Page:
The Physical Phenomena of Spiritualism: Being a Brief Account of the Most Important Historical Phenomena, with a Criticism of Their Evidential Value

Front Cover
American Universities Publishing Company, 1920 - Parapsychology - 426 pages
0 Reviews

What people are saying - Write a review

We haven't found any reviews in the usual places.

Other editions - View all

Common terms and phrases

Popular passages

Page 400 - ... and then drew my attention to the lambent flame which was flickering over the coal and licking round his fingers ; he fell on his knees, looked up in a reverent manner, held up the coal in front and said : " Is not God good ? Are not His laws wonderful...
Page 342 - Fox it seems only necessary for her to place her hand on any substance for loud thuds to be heard in it, like a triple pulsation, sometimes loud enough to be heard several rooms off. In this manner I have heard them in a living tree — on a sheet of glass — on a stretched iron wire — on a stretched membrane — a tambourine — on the roof of a cab — and on the floor of a theatre.
Page 378 - I was sitting with Mr. Home and Lord Adare, and a cousin of his. During the sitting Mr. Home went into a trance, and in that state was carried out of the window in the room next to where we were, and was brought in at our window.
Page 52 - How true these last remarks are is demonstrated by the statement, made in The Revelations of a Spirit Medium (p. 92), that an old wire mask frequently used at materializing seances had been recognized " by dozens of persons as fathers, mothers, sisters, brothers, cousins, sweethearts, wives, husbands, and various other relatives and friends. None but the medium knew that it was only a fiftycent wire mask, hence none but the medium could enjoy the humor of the occasion.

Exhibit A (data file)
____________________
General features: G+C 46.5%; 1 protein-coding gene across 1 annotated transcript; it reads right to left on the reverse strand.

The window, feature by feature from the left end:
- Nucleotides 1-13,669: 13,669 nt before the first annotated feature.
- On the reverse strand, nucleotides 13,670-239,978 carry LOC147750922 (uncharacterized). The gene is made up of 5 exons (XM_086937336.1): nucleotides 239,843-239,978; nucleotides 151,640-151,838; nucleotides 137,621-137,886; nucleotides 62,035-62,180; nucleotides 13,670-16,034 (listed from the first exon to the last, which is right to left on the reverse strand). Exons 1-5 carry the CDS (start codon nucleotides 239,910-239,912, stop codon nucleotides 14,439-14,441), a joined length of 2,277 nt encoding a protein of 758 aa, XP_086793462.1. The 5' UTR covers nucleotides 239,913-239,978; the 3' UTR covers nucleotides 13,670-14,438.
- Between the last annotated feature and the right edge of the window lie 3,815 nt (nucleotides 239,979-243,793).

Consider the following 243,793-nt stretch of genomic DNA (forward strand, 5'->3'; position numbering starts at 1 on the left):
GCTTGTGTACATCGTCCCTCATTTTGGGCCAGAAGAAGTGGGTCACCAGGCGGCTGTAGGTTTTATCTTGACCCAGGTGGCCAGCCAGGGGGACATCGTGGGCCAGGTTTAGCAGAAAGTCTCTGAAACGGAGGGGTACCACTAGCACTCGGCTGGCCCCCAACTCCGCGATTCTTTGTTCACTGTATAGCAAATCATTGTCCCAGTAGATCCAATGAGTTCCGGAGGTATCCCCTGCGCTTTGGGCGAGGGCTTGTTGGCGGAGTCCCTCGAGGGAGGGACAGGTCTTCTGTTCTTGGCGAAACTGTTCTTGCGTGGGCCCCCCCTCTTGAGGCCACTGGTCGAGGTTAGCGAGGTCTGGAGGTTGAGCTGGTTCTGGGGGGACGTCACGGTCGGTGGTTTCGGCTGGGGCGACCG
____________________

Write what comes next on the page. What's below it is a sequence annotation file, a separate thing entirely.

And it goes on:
Page 341 - raps ' conveys a very erroneous impression of this class of phenomena. At different times, during my experiments, I have heard delicate ticks, as with the point of a pin, a cascade of sharp sounds as from an induction coil in full work, detonations in the air, sharp metallic taps, a cracking like that heard when af rictional machine is at work, sounds like scratching, the twittering as of a bird,
Page 400 - Mr. Home again went to the fire, and after stirring the hot coals about with his hand, took out a red-hot piece nearly as big as an orange, and putting it on his right hand, covered it over with his left hand, so as to almost completely enclose it, and then blew into the small furnace thus extemporized until the lump of charcoal was nearly white-hot, and then drew my attention to the lambent flame which was flickering over the coal and licking round his fingers; he fell on his knees, looked up...
Page 400 - I said so, and touched a coal with the middle finger of my right hand, and I got a blister as large as a sixpence; I instantly asked him to give me the coal, and I held the part that burnt me, in the middle of my hand, for three or four minutes, without the least inconvenience.
Page 342 - ... she was standing on a chair, when she was suspended in a swing from the ceiling, when she was enclosed in a wire cage, and when she had fallen fainting on a sofa. I have heard them on a glass harmonicon, I have felt them on my own shoulder, and under my own hands. I have heard them on a sheet of paper, held between the fingers by a piece of thread passed through one corner. With a full knowledge of the numerous theories which have been started, chiefly in America, to explain these sounds, I have...
Page 395 - I measured him standing up against the wall, and marked the place ; not being satisfied with that, I put him in the middle of the room and placed a candle in front of him, so as to throw a shadow on the wall, which I also marked. When he awoke I measured him again in his natural size, both directly and by the shadow, and the results were equal. I can swear that he was not off the ground or standing on tiptoe, as I had full view of his feet, and moreover, a gentleman present had one of his feet placed...
Page 53 - ... slightly forward, dexterously and in a most unobtrusive manner received the coin from the fingers of the officer, as the latter was stooping down, and laid it close to the others. If the juggler had not thus taken the coin, but had allowed the officer himself to place it on the ground, the trick, as actually performed, would have been frustrated.

Bibliographic information